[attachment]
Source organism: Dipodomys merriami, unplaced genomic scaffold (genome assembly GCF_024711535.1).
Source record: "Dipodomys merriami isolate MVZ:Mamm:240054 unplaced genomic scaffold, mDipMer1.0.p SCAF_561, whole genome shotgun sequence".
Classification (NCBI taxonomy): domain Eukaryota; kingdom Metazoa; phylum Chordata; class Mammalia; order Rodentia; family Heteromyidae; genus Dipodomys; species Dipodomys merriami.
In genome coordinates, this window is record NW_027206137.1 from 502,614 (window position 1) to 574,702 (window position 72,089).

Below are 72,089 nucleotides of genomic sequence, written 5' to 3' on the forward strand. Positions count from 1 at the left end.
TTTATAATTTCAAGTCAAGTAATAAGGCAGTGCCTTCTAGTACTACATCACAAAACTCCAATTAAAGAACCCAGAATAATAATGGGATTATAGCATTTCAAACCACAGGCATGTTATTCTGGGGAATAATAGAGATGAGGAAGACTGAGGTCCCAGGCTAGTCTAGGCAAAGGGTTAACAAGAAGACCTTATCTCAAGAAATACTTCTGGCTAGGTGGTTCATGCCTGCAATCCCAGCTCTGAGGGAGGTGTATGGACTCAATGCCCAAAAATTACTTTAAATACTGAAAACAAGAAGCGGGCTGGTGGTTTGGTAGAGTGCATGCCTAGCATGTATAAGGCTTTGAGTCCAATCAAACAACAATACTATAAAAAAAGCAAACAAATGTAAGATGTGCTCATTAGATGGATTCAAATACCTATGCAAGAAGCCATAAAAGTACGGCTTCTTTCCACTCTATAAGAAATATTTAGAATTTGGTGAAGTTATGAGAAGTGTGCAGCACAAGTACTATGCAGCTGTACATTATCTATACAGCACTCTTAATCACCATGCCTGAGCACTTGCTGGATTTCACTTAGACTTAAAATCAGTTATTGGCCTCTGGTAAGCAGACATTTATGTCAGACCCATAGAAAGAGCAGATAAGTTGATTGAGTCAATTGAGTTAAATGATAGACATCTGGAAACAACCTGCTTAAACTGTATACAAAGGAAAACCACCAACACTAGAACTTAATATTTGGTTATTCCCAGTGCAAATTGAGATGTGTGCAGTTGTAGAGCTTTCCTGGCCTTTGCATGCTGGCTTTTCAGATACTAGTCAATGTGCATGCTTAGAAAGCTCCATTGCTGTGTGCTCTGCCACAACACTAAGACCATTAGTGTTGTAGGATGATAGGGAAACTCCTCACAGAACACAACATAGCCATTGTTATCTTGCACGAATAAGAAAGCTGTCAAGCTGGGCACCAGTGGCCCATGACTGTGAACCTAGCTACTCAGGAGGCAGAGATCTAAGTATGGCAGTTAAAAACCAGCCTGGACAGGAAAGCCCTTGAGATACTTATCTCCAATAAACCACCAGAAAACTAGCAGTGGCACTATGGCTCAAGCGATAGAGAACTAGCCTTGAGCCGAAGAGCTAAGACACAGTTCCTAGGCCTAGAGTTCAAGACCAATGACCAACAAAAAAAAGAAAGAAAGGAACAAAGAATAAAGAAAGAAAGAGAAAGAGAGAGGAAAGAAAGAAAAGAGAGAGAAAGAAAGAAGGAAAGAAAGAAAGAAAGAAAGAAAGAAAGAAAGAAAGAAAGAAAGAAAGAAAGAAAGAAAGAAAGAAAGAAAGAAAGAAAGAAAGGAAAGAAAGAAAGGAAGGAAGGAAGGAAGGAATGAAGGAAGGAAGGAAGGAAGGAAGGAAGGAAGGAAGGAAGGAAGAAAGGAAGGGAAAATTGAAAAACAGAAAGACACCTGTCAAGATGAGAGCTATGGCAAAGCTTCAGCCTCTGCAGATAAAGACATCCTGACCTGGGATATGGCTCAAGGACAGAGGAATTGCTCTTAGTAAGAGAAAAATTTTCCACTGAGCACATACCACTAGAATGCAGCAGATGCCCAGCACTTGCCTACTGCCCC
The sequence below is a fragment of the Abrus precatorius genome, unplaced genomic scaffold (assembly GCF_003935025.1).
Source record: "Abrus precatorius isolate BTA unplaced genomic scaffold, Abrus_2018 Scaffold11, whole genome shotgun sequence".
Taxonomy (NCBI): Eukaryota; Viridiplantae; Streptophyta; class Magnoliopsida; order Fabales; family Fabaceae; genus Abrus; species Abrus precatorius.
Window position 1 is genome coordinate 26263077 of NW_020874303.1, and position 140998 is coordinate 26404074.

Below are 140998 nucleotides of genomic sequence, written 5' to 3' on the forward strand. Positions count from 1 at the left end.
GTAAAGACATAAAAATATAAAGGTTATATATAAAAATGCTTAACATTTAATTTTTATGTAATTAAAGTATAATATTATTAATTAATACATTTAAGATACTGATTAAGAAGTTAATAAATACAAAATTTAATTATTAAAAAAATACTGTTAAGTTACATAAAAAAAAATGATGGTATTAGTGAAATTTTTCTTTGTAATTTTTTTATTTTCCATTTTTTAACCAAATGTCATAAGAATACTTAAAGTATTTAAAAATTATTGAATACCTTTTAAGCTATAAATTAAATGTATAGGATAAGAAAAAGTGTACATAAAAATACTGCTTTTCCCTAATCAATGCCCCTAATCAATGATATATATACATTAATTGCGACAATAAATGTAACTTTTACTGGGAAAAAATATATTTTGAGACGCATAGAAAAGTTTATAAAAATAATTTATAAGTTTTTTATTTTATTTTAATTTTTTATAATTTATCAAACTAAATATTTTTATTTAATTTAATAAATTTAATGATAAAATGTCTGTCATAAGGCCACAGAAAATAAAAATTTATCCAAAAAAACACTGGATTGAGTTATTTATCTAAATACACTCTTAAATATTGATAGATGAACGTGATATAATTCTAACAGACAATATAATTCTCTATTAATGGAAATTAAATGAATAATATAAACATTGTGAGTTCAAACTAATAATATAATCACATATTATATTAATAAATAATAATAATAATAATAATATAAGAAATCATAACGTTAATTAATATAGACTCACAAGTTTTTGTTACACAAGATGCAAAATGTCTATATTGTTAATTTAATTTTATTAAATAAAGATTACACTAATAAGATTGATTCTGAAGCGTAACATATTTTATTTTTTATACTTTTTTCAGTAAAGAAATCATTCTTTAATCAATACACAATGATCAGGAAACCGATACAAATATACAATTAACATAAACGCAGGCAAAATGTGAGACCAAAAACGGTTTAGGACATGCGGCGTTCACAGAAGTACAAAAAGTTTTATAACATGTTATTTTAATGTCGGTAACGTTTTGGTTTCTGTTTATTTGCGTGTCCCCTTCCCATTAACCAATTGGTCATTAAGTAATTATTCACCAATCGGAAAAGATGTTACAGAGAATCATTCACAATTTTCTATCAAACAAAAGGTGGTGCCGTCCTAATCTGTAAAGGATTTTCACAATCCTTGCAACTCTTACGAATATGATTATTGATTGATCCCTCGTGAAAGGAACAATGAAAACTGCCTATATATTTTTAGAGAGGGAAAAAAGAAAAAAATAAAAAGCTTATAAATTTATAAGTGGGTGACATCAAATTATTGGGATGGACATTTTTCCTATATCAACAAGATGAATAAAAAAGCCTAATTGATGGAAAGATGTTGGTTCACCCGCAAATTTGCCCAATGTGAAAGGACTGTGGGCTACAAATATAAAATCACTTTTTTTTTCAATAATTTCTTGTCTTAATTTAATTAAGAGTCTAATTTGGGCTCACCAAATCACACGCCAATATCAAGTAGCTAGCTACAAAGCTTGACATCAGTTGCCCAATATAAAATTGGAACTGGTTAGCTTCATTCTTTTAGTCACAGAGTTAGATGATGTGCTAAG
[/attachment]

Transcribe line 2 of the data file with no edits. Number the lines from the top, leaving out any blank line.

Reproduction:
Source record: "Dipodomys merriami isolate MVZ:Mamm:240054 unplaced genomic scaffold, mDipMer1.0.p SCAF_561, whole genome shotgun sequence".